Mahindra sued by US dealers for a fraud of more than $60 million
Mahindra, the largest utility vehicle maker in India and the largest truck manufacturer in the world, by volumes, has been constantly delaying launch of their vehicles in US. This has irritated their dealers in US. These very dealers have now filed a lawsuit against Mahindra for these delays, misrepresentation and conspiracy which according to the dealers of the US has caused them loss to the tune of $60 million in both cash and trade secrets.
According to the case filed, M&M had fallen back on their original promise when they informed dealers across the US that their light trucks and SUVs were ready for delivery. But since then the dealers have neither heard from M&M nor have any consignments been dispatched to dealers in the US for sale.
According to statements issued, M&M willfully delayed certain certification processes of their vehicle despite taking dealership fees, trade secrets and laying the foundation to enter the US markets and build a dealer network way back in 2004. A case was filed on June 4, 2012 against Mahindra and Mahindra Limited and Mahindra USA by dealers in New Hampshire, Florida, California, New Jersey and Washington, in the US District Court in Atlanta.
These dealers declare that on behalf of M&M they paid initial dealer fees, undertook marketing activities and even built exclusive Mahindra showrooms and hired personnel to market M&M line of products which has taken over 8 long years with no hope in sight leaving them with no other recourse but to approach the courts.
Auto News Release
U.S. Automobile Dealers Sue Indian Truck Manufacturer For Fraud And Conspiracy
ATLANTA, June 5, 2012 /PRNewswire/ — U.S. automobile dealers from across the country filed a lawsuit yesterday accusing the Indian truck manufacturer Mahindra & Mahindra, Ltd. and its U.S. counterpart of fraud, misrepresentation, and conspiracy. The lawsuit alleges that Mahindra duped hundreds of U.S. auto dealers and walked away with more than $60 million in cash and trade secrets. Then Mahindra simply reneged on its promises, according to attorney Michael Diaz, the managing partner of Miami-based Diaz Reus & Targ, who leads the plaintiffs’ legal team of Gary Davidson, Brant Hadaway, Carlos Gonzalez and Sumeet Chugani.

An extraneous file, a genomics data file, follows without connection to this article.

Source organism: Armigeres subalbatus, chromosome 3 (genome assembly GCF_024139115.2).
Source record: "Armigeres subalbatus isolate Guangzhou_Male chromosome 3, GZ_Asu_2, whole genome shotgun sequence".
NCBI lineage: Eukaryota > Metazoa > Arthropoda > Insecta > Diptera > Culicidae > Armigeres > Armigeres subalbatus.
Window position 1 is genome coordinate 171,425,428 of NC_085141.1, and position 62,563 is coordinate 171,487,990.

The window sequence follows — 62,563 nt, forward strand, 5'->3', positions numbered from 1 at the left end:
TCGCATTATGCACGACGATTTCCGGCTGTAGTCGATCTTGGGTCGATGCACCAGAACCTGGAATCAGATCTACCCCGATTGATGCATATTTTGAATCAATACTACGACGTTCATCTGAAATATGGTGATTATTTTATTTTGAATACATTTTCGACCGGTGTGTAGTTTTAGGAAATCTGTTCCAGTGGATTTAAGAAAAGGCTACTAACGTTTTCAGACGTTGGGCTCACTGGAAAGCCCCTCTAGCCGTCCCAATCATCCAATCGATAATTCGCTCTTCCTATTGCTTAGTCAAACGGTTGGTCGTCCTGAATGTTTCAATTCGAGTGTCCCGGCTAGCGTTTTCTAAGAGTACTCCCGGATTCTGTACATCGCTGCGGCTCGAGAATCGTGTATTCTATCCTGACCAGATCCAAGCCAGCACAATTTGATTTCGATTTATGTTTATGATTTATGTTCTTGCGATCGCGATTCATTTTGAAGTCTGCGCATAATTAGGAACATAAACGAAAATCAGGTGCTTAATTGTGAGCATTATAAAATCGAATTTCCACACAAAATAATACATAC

“Mahindra told the dealers that its light trucks and SUVs were ready for delivery to the U.S. market,” said Diaz. “However, Mahindra intentionally delayed certification of its vehicles after obtaining the dealership fees and trade secrets, and began pursuing other partners in the U.S. and elsewhere in clear violation of their commitments.”
The mass tort lawsuit was filed in U.S. District Court in Atlanta (#KH199170-3) on June 4, 2012 against Mahindra & Mahindra, Ltd, and Mahindra USA, Inc. by dealerships in New Hampshire, Florida, California, New Jersey, and Washington. Dealers across the country paid initial dealership fees, undertook marketing on Mahindra’s behalf, built Mahindra showrooms, display platforms and showcases, and hired additional personnel, all at Mahindra’s urging, according to the lawsuit.
“Through their false representations, the defendants lured the U.S. dealers into making investments and promoting Mahindra’s brand name,” said Diaz. “Mahindra is going to learn that trying to outsmart the dealers was a serious mistake, as we will aggressively seek justice for our clients.”
According to the lawsuit, Mahindra began laying the groundwork to enter the U.S. market and build a nationwide dealer network in 2004. In a high-profile move to court the U.S. dealers, Arun Jaura, a senior Mahindra executive, attended an Atlanta automotive show in 2007 where he repeatedly proclaimed, “I love America!”
At that show, which was attended by about 400 U.S. dealers, Mahindra executives presented promotional videos that showcased its vehicles’ durability, purportedly showing them being driven on different terrains. Jaura also provided a set time-line for introducing Mahindra’s four-door truck to the U.S. market at the end of 2008, and Mahindra’s two-door truck and SUV in the third quarter of 2009.
Mahindra’s pitch was highly successful. Ultimately, it obtained $9.5 million in fees from the dealers, according to the lawsuit. Through a barrage of press releases, sales pitches, advertisements, and news articles orchestrated by Mahindra, Jaura’s comments were subsequently used to entice more U.S. dealers to agree to carry Mahindra’s vehicles.
Over the next two years, Mahindra continued to reassure the U.S. dealers that its certification process was on target, while in fact it was delaying submitting its documentation to regulators as a pretext for terminating its agreements, Diaz added.
“Mahindra repeatedly failed to live up to its obligations,” Diaz explained. “Now, after spending millions of dollars on behalf of Mahindra, the U.S. dealers have nothing to show for their time and energy other than a series of false promises.”